Kyle Stanley takes five-shot lead into Farmers Open final round
The way Kyle Stanley expresses himself with words is monotone. Although his voice doesn’t rise or fall much, his golf ball does — because the way Stanley expresses himself with a club is breathtaking.
He hit a 342-yard drive on the par-five 13th hole Saturday at Torrey Pines, and if Stanley didn’t give himself an inner “ooh,” the gallery gave him one.
Stanley has a five-shot lead on the field after three rounds of the Farmers Insurance Open.
He birdied that 13th hole on his way to a second consecutive round of four-under-par 68. Stanley is 18 under after three rounds with a 198 total, the lowest third-round score since Tiger Woods in 1998.
And Stanley’s five-shot lead is the largest third-round advantage since Woods led by eight strokes in 2008. Woods won that tournament by eight shots, but Stanley is inexperienced in this front-runner role.
The 24-year-old from Gig Harbor, Wash., has not won a PGA Tour tournament, and this is the first time he has led one going into the final round.
Stanley said he had a poster of Woods above his bed when he was growing up.
“He definitely influenced me,” Stanley said.
And the way Stanley overpowered the South Course on Saturday was reminiscent of the way Woods could enforce his will on the layout.
The only mini-mistakes Stanley made Saturday came at the 12th hole, where he had his only bogey, and on the 18th hole, where he missed a four-foot birdie putt.
Tied for second are 21-year-old John Huh, who was born in New York and has lived in Chicago, South Korea and Los Angeles; and 36-year-old John Rollins, who has three titles in 12 years on the PGA Tour.
Huh had a third-round 68, the same as Rollins. Huh is a tour rookie whose highlights Saturday, he said, were two 30-foot putts and not rocket-powered tee shots.
Huh played high school golf at Crescenta Valley High in La Crescenta and briefly had plans to play college golf at Cal State Northridge.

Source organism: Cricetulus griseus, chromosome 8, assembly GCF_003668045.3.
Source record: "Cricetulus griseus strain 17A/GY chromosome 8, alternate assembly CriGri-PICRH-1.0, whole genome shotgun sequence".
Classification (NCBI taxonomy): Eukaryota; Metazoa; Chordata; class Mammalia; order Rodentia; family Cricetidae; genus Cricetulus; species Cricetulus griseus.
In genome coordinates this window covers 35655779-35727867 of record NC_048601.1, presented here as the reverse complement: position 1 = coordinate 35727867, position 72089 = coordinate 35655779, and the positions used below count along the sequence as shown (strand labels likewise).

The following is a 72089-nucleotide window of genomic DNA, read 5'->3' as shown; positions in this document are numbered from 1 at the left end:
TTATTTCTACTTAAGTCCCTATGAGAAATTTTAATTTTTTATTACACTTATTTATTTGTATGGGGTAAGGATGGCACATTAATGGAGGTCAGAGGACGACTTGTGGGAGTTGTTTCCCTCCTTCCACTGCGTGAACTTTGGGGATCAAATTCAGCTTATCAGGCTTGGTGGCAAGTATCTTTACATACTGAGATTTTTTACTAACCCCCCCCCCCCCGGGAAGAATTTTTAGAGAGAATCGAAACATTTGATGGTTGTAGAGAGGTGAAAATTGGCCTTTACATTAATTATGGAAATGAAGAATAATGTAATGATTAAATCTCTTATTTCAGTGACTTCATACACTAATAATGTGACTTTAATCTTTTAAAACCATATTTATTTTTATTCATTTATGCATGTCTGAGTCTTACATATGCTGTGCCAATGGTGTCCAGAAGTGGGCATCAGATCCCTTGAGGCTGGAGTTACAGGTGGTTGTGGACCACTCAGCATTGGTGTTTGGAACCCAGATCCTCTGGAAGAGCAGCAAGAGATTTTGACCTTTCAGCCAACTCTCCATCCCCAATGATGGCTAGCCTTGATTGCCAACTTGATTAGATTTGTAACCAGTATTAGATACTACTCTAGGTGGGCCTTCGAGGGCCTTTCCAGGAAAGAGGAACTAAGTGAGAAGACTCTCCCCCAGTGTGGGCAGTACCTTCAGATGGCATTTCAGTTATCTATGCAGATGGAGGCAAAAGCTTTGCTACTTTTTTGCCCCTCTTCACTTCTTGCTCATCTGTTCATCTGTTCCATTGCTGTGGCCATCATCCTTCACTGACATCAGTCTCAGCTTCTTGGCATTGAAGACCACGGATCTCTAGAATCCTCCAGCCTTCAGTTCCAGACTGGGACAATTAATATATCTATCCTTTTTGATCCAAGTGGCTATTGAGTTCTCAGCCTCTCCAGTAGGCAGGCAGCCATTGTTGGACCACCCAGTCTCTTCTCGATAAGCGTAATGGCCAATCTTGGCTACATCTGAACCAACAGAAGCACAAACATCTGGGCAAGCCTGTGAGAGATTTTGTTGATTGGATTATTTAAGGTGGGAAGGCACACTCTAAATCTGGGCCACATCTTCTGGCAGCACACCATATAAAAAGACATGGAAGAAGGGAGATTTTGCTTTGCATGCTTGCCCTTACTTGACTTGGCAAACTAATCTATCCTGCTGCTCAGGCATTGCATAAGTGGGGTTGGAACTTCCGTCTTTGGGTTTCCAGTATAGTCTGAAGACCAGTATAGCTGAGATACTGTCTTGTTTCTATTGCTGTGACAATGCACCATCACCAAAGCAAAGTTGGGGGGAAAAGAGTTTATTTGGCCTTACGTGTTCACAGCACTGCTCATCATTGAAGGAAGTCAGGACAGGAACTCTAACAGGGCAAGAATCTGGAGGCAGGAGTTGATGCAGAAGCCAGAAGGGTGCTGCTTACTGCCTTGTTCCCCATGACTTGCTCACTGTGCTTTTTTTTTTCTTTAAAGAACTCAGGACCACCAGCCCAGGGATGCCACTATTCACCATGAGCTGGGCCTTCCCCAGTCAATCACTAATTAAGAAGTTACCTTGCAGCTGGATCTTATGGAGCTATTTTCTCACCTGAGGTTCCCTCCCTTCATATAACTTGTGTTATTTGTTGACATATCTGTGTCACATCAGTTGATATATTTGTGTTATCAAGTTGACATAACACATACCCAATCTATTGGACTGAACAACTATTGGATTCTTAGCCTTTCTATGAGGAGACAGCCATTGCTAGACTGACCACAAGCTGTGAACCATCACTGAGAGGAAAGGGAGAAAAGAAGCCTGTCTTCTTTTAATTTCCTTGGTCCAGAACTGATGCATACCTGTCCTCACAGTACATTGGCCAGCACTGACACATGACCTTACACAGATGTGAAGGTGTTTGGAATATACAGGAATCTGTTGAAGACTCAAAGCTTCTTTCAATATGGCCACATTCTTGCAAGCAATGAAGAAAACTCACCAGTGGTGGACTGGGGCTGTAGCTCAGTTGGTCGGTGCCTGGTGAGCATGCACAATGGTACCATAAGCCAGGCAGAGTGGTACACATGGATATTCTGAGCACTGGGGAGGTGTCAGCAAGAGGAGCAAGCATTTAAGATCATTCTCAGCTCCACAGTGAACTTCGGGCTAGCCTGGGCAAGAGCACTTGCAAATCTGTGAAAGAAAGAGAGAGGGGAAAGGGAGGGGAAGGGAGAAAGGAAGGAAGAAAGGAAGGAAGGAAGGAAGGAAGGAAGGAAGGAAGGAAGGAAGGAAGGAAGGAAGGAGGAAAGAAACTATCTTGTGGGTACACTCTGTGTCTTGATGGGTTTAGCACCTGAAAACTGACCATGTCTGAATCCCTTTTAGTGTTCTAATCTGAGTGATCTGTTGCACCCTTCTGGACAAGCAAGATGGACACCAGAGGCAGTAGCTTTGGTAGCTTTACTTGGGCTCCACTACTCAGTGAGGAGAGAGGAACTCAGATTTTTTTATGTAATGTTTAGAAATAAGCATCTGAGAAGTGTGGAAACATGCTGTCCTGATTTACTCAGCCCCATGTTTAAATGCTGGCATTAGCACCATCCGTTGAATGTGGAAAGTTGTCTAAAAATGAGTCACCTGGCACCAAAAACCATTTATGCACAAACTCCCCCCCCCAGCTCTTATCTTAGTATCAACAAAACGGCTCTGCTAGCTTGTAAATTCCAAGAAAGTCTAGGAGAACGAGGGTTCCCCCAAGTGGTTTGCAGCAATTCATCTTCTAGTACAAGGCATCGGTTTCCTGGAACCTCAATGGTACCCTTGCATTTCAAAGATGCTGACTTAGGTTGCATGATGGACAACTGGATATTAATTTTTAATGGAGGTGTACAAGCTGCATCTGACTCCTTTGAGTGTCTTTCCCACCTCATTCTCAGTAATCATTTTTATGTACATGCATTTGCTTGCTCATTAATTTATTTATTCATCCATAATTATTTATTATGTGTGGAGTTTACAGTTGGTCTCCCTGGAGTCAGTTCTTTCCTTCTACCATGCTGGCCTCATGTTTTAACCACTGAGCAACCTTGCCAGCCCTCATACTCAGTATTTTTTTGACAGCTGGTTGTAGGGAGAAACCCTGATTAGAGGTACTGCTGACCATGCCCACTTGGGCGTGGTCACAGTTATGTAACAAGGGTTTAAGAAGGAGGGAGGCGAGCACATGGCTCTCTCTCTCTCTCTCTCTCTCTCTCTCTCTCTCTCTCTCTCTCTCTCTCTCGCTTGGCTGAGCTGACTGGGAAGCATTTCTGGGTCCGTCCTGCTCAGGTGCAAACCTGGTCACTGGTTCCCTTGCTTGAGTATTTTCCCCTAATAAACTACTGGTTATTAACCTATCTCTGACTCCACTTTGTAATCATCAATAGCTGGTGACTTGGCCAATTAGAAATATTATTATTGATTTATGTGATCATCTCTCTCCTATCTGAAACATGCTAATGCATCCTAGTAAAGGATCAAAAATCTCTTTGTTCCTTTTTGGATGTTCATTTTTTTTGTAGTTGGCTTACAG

But Huh, who is playing in only his second PGA Tour event, said he was lacking two core classes required by the NCAA in order to get scholarship money. So after spending “a couple of weeks” at Northridge, Huh said, he decided to turn pro. Huh played six events on the Asian Tour last year and earned his PGA Tour card by finishing tied for 24th at the qualifying tournament last year at PGA West in La Quinta.
But it was Stanley who caused the buzz Saturday. Even though he is only 5 feet 11 and 165 pounds, Stanley ranks second on the tour in average driving distance (316.4 yards per drive).
“For some reason, I’ve always been long,” Stanley said. “I don’t know why because I’m not the biggest guy in the world. I think it’s about moving the right part of the body at the right time.”
Stanley, who wore an orange shirt Saturday to represent his alma mater Clemson on University Day, when players were encouraged to wear their school colors, calls himself “an internal guy.”
He said it’s not his way to outwardly celebrate or show his nerves. But he did say that were he to win his first tournament Sunday, it would be important. “That’s something you dream about as a kid,” he said.
Go beyond the scoreboard
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